“Change hurts. It makes people insecure, confused, and angry. People want things to be the same as they’ve always been, because that makes life easier. But, if you’re a leader, you can’t let your people hang on to the past.” Richard Marcinko
“Those who cannot change their minds cannot change anything.” George Bernard Shaw quotes
An article in Strategy + Business from Booz Allen & Hamilton, The Neuroscience of Leadership, way back in 2006 , described how change hurts and how people respond to that hurt. Generally people respond to change with resistance even when it is a matter of personal survival, This is because the brain works by relegating routine tasks to a part of the brain that requires little energy – freeing up the more energy-intensive part to process new things. Dealing with new things can be a very intensive and tiring experience. The same is true with organizational change. People become used to a routine at work and fall into using the equivalent of auto-pilot. When you introduce change you engage the more intense part of the brain
But that is not all – there is another force at work in the brain that resists change. The brain is very much wired to detect “errors” in its environment – perceived differences between expectations and what it is actually finding. When it thinks an error has detected, it triggers the fright and flight mechanism. This is one of the most primitive parts of the brain and was used to protect us in earlier stages in our development.. This fires up our reactions – the heart begins to pump blood ready for us to run away! It hijacks our thinking. We can become emotional and start acting impulsively – our protective animal instinct takes over.
So when you ask people to engage in change – their brain will start sending powerful warning signals that something is going wrong. They may well become uncomfortable and feel stress. But if you can get them to focus on something – a particular problem or process – they will be distracted and start to develop new neural connections. If these are reinforced enough they will become part of their subconscious. If you can get them engaged in actively imagining the change – the fright effect will soften as the other parts of the brain take over. But If you start forcing actions on them without engagement you will increase the negative reaction.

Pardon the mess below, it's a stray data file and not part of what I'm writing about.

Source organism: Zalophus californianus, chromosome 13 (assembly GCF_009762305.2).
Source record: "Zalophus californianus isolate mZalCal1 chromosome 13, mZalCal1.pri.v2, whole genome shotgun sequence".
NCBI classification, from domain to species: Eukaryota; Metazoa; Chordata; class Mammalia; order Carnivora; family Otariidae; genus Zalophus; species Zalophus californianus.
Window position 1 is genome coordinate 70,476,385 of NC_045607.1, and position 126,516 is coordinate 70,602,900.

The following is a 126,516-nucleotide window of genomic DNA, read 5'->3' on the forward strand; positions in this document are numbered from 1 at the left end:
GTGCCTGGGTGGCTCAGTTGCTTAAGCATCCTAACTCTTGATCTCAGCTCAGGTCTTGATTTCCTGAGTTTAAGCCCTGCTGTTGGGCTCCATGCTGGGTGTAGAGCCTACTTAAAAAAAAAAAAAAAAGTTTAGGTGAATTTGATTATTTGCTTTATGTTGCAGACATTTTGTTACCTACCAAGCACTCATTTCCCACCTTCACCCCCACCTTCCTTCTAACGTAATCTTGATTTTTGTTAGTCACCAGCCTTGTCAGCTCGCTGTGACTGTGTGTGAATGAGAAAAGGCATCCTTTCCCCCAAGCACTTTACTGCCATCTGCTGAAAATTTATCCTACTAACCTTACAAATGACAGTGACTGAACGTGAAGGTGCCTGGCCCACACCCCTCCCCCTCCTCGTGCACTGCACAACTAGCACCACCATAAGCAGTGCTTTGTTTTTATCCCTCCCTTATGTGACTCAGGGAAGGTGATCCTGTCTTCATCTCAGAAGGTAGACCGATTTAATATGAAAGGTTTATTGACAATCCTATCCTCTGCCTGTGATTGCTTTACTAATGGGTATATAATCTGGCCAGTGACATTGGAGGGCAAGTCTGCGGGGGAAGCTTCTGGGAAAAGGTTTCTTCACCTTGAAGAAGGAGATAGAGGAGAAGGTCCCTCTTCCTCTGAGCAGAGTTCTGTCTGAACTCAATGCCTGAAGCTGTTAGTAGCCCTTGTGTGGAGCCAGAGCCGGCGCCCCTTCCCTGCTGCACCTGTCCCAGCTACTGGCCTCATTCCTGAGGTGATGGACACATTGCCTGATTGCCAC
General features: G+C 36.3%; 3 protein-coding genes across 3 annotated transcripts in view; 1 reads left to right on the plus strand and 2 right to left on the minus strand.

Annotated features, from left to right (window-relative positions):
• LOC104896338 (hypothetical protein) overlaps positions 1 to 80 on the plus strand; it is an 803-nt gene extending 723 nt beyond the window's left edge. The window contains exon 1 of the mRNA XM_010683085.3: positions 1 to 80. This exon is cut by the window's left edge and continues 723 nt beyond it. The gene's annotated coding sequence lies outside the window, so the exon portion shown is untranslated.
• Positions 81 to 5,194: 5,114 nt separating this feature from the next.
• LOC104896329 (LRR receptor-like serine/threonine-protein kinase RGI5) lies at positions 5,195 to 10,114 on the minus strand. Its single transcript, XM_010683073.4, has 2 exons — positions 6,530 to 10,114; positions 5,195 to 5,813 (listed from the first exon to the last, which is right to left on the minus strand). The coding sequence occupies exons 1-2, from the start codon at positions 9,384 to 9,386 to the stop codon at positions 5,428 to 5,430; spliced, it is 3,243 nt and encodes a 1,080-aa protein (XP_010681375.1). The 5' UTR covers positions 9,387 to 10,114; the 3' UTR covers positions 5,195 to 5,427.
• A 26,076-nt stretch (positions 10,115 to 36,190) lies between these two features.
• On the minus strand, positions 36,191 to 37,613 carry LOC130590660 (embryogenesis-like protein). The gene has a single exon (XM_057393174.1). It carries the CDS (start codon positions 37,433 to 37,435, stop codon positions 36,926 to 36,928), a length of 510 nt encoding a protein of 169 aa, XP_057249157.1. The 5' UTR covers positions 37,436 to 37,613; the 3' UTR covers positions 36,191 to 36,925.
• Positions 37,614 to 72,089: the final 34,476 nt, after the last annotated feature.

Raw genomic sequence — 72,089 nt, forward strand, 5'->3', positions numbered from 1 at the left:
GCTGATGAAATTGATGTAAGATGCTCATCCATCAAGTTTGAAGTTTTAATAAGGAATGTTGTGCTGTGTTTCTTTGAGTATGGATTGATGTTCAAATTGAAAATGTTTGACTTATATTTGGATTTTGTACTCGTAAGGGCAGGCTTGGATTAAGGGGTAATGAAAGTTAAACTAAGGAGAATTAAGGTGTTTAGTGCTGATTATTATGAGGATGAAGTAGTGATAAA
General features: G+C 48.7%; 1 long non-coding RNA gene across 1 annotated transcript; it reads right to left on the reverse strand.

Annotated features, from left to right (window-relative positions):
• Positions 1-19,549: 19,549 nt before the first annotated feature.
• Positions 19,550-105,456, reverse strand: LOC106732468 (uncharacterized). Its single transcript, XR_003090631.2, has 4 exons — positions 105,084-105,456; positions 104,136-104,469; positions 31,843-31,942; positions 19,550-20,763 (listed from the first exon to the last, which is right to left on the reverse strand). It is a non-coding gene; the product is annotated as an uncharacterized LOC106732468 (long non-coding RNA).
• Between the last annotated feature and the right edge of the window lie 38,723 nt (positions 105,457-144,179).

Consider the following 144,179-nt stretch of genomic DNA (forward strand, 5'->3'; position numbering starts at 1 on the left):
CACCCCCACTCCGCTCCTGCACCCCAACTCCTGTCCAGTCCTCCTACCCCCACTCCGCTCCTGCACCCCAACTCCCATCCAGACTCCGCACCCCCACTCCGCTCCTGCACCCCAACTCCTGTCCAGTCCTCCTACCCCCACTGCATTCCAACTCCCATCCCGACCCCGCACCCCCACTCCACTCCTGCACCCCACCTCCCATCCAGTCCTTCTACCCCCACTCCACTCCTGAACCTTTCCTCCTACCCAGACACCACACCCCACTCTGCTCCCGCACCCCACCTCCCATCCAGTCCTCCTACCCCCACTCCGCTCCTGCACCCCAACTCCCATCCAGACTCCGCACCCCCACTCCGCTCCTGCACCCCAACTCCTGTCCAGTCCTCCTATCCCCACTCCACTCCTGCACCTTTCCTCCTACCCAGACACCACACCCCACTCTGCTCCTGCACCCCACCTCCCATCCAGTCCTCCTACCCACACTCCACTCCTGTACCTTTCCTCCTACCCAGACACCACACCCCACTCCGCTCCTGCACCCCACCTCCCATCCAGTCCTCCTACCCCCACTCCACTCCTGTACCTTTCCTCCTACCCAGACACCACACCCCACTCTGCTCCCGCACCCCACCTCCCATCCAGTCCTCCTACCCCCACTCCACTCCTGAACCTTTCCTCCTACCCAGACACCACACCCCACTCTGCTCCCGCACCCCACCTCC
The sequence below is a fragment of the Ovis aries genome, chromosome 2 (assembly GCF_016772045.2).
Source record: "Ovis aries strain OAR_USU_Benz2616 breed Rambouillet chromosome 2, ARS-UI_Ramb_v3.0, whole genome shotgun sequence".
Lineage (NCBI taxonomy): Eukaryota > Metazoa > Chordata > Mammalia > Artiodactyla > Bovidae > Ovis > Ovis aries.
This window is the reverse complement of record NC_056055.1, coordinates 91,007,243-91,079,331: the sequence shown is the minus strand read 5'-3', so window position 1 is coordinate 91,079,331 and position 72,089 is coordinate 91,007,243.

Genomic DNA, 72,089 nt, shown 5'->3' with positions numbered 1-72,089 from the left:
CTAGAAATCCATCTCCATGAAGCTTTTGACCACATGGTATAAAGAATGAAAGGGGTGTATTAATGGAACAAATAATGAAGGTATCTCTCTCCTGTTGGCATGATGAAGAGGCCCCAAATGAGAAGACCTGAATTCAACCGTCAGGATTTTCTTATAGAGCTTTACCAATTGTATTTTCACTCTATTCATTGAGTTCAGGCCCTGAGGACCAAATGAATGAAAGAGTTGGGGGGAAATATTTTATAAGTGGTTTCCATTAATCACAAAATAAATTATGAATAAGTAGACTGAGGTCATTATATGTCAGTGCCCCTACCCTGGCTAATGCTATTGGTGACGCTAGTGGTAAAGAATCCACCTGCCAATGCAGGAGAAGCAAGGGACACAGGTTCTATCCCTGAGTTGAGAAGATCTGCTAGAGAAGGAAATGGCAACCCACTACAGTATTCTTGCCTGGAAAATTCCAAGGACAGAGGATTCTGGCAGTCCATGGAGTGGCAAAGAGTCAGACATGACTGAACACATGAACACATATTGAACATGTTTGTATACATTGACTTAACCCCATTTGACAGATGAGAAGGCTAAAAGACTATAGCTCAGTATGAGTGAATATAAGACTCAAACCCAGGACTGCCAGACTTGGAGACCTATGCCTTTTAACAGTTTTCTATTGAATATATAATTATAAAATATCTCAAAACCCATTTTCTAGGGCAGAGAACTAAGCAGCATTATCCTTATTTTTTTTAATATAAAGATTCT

So what is the best way to approach change. Well the same study found that if the brain has a “moment of insight” coming from within (coming to a solution/conclusion by itself), there may be sudden adrenaline-like burst of high energy. This is conducive to creating new links in the brain. So if you focus people on solutions instead of problems, they will have their own in-sights, come to their own conclusions and forge their own new links.
All this is useful but at the end of the day, as a change manager, the choice is yours! Do you want to engage with fright, flight, resistance and negativity? Wouldn’t you rather share the task, go for active engagement and make the change a more positive experience for all!